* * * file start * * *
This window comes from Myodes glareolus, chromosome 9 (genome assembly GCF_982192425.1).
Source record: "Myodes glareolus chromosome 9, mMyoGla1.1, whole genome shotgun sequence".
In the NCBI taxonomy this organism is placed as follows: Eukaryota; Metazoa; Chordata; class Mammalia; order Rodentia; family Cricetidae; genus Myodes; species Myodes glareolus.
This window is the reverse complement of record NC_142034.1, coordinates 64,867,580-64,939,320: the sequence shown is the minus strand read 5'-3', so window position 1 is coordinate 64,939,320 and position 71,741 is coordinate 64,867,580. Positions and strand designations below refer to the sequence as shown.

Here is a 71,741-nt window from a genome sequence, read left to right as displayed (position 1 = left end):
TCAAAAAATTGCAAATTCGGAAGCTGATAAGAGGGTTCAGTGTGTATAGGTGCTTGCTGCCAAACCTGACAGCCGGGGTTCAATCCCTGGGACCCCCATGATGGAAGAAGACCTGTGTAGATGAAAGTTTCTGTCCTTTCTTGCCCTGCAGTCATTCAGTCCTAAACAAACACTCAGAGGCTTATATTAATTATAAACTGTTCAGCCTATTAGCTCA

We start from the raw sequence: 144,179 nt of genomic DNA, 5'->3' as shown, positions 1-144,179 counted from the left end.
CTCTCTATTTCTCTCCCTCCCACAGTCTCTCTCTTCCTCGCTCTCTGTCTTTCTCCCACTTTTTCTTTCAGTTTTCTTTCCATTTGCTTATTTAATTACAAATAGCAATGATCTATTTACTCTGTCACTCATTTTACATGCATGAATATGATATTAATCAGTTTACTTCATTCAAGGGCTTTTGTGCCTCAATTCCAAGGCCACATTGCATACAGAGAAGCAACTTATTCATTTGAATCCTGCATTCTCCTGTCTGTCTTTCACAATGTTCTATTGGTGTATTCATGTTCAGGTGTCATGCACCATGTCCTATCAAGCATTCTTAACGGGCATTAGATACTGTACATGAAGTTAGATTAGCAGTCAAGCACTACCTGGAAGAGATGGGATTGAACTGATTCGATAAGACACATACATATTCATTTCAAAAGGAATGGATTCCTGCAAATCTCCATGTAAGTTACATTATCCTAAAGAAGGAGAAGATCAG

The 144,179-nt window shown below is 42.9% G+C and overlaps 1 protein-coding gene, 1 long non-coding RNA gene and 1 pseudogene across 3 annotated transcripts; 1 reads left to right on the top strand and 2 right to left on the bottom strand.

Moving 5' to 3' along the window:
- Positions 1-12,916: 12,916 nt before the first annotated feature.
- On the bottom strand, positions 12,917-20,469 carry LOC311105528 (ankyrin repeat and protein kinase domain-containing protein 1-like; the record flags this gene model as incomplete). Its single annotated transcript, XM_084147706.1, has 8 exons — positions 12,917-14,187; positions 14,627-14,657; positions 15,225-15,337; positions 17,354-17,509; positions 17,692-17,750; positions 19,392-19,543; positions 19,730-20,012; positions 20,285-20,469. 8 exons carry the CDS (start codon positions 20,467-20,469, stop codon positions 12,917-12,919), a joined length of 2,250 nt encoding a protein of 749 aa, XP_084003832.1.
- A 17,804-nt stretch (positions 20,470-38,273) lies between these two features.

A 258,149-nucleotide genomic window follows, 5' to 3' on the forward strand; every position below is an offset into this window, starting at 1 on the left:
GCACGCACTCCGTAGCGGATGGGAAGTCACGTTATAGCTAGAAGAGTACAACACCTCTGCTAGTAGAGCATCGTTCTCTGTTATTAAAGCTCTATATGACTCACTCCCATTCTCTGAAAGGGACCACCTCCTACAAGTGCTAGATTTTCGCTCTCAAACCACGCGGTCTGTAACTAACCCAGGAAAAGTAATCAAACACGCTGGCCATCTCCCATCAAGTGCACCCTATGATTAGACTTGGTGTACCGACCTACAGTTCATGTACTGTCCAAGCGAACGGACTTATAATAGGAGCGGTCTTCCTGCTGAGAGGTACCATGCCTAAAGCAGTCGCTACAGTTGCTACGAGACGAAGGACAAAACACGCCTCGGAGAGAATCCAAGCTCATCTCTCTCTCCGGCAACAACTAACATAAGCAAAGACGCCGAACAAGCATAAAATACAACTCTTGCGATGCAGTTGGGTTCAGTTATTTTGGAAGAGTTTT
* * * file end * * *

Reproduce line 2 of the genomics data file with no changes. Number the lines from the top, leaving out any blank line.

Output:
Source record: "Myodes glareolus chromosome 9, mMyoGla1.1, whole genome shotgun sequence".